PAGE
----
Man not feeling well

Newly Diagnosed?

Finding out that you have tested positive for COVID-19 can be alarming. There are resources that can help you. You can also help prevent spreading coronavirus to your loved ones or others in your community.

Isolation and Quarantine Info

Monoclonal Antibody Treatment Info

Isolation and Quarantine Info

If you tested positive for COVID-19, follow your health care provider’s guidance.

Man in bed not feeling well

Most people can recover at home, but call 911 or go to the nearest emergency care provider if you have:

  • Trouble breathing
  • Persistent pain or pressure in the chest
  • New confusion
  • Inability to wake or stay awake
  • Bluish lips or face

Let 911 or the provider know you have COVID-19. This will help them know how to care for you and keep other people from getting infected.

Woman with mask and glasses looking out a window

Isolate at home

Most people with symptoms of COVID can follow the CDC’s three conditions before being around others:

  • 10 days since symptoms first appeared, and
  • 24 hours with no fever without the use of fever-reducing medications, and
  • Other symptoms of COVID-19 are improving*.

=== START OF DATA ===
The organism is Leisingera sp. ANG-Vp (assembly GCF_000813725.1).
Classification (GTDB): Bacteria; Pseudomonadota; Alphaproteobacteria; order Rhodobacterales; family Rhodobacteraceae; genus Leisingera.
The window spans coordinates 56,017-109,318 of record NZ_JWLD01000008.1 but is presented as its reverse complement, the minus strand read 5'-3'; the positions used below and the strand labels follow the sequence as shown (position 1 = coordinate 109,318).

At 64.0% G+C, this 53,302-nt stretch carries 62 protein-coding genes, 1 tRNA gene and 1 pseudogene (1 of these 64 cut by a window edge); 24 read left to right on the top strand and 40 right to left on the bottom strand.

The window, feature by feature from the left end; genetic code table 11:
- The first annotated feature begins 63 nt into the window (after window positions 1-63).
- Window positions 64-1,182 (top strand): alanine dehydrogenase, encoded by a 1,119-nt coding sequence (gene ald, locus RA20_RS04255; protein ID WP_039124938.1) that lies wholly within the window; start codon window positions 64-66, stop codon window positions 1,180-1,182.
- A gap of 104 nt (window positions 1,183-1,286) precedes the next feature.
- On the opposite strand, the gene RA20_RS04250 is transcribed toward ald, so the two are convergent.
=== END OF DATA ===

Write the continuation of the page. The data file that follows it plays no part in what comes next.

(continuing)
*Loss of taste and smell may persist for weeks or months after recovery and need not delay the end of isolation.

If you tested positive but have no symptoms and you continue to be well, you can be with others after 10 days after testing positive. When around others, remember to stay six feet apart and wear a face covering. This guidance is subject to change. Talk to your health care provider especially if you have a high-risk underlying health condition or if you are 65 years and older. You may need to stay away from other people longer.

Woman in bed looking at mobile phone

Stay in a room separate from the rest of your family and keep physical distance.

Do not use the same bathroom as others.

Always wear a mask and have family wear one too if they come to help you.

Cleaning a handrail while wearing gloves

Wash your hands frequently and disinfect everything you touch (furniture, objects, etc.).

Don’t share any glassware, dinnerware and other utensils.

Monoclonal Antibody Treatment

If you recently tested positive for COVID-19, you may be eligible to receive monoclonal antibody treatment. Monoclonal antibody treatment is not a cure, but it may lessen symptom severity and help keep high-risk patients out of the hospital.

Talk to your healthcare provider as soon as you test positive to see if you—or your COVID-19-positive family member—may be eligible to receive monoclonal antibody treatment. For the treatment to work, it must be given within ten days of first experiencing mild to moderate COVID-19 symptoms.

Learn More

Doctor explaining antibody treatment

Answer the call

If you have been recently diagnosed with COVID-19, you should expect a call from a contact tracer. Through contact tracing, we can better understand disease transmission, prevent new infections, and help slow the spread of COVID-19.

Learn More